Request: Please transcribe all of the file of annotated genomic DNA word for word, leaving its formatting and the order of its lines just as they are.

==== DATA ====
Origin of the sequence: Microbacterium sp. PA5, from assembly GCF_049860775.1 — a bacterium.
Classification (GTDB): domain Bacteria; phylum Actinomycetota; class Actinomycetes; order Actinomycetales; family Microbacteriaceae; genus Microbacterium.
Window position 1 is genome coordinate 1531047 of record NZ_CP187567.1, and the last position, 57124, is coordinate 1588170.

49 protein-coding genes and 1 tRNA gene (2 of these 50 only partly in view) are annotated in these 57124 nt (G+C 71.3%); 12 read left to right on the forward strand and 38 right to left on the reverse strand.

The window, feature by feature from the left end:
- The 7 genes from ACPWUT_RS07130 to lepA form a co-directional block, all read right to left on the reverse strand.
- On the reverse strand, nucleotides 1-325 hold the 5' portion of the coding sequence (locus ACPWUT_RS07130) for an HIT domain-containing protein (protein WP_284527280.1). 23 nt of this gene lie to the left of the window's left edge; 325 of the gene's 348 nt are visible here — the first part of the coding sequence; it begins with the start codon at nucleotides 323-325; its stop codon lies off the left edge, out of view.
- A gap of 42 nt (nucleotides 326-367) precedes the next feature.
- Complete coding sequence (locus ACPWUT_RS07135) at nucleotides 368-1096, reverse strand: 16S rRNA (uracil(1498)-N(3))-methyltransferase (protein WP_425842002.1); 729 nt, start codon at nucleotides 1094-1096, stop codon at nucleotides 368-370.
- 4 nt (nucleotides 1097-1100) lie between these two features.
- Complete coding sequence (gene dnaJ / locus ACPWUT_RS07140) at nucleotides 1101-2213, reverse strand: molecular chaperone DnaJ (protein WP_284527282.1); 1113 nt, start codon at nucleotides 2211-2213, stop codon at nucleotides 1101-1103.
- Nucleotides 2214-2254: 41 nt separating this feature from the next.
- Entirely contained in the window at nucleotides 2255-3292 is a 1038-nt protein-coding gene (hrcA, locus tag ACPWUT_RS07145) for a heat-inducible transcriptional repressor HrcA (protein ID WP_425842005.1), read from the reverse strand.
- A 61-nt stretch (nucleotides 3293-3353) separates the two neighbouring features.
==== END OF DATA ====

Origin of the sequence: Microbacterium sp. PA5, from assembly GCF_049860775.1 — a bacterium.
Classification (GTDB): domain Bacteria; phylum Actinomycetota; class Actinomycetes; order Actinomycetales; family Microbacteriaceae; genus Microbacterium.
Window position 1 is genome coordinate 1531047 of record NZ_CP187567.1, and the last position, 57124, is coordinate 1588170.

49 protein-coding genes and 1 tRNA gene (2 of these 50 only partly in view) are annotated in these 57124 nt (G+C 71.3%); 12 read left to right on the forward strand and 38 right to left on the reverse strand.

The window, feature by feature from the left end:
- The 7 genes from ACPWUT_RS07130 to lepA form a co-directional block, all read right to left on the reverse strand.
- On the reverse strand, nucleotides 1-325 hold the 5' portion of the coding sequence (locus ACPWUT_RS07130) for an HIT domain-containing protein (protein WP_284527280.1). 23 nt of this gene lie to the left of the window's left edge; 325 of the gene's 348 nt are visible here — the first part of the coding sequence; it begins with the start codon at nucleotides 323-325; its stop codon lies off the left edge, out of view.
- A gap of 42 nt (nucleotides 326-367) precedes the next feature.
- Complete coding sequence (locus ACPWUT_RS07135) at nucleotides 368-1096, reverse strand: 16S rRNA (uracil(1498)-N(3))-methyltransferase (protein WP_425842002.1); 729 nt, start codon at nucleotides 1094-1096, stop codon at nucleotides 368-370.
- 4 nt (nucleotides 1097-1100) lie between these two features.
- Complete coding sequence (gene dnaJ / locus ACPWUT_RS07140) at nucleotides 1101-2213, reverse strand: molecular chaperone DnaJ (protein WP_284527282.1); 1113 nt, start codon at nucleotides 2211-2213, stop codon at nucleotides 1101-1103.
- Nucleotides 2214-2254: 41 nt separating this feature from the next.
- Entirely contained in the window at nucleotides 2255-3292 is a 1038-nt protein-coding gene (hrcA, locus tag ACPWUT_RS07145) for a heat-inducible transcriptional repressor HrcA (protein ID WP_425842005.1), read from the reverse strand.
- A 61-nt stretch (nucleotides 3293-3353) separates the two neighbouring features.